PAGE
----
I will be located in the Pyramid Pizza building, 11 East 6th, downtown Emporia. The Emporia Artist Walk is Saturday, 18 April from 10 am to 4 pm.

With me at Pyramid Pizza will be Rachel Ferrara, a finely talented up-and-coming young photographer. Rachel is Fine Arts student at Emporia State University majoring in photography. I made this video of her senior project show last January.

I finished mounting the big Flint Hills prints. Quite the project to get that big triptych mounted. The final matted size is 40×20 inches. My Emporia  Artist Walk display will feature Black & White Flint Hills landscapes from Chase County, Greenwood County, Wabaunsee County, and Geary County.

Hope to see you at the Artist Walk.

On Road CR-2, Greenwood County

On Road CR-2, Greenwood County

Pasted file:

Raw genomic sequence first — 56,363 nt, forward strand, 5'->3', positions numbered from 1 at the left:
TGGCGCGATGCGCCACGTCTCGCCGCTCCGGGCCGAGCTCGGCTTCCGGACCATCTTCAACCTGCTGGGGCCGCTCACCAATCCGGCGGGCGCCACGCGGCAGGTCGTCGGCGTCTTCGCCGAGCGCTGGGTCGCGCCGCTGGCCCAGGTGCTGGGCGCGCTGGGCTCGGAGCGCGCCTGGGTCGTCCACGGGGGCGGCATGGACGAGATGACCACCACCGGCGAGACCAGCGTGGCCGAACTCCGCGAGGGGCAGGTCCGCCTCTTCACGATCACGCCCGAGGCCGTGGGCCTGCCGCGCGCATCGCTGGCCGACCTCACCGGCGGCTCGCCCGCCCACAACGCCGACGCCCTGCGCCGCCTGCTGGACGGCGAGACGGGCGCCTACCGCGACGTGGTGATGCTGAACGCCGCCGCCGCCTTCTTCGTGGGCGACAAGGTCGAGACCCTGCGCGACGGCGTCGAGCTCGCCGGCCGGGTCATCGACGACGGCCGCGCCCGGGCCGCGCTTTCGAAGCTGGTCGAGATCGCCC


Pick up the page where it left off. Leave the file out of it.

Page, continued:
Near Texaco Hill, Chase County

Near Texaco Hill, Chase County

Another Flint Hills Photography Fan

Discovered Terry Ownby’s photography blog today. Glad I did. Terry is a photography professor at University of Central Missouri. His latest post is about photographing in the Kansas Flint Hills and worth reading. In another recent entry, he discusses the use of the triptych from the classical point of view and its current use. Lot’s of good stuff on Terry’s blog.

Emporia Artist Walk

Moving into the final countdown for the Emporia Artist Walk. The event takes place on Saturday, 18 April from 10 am to 4 pm, in downtown Emporia.

I’ve been printing more Flint Hills diptychs today. I’ve got to say, those 11×14 prints really make me feel like I’m back in the Hills. Wish I could print them on 20×24. Maybe someday!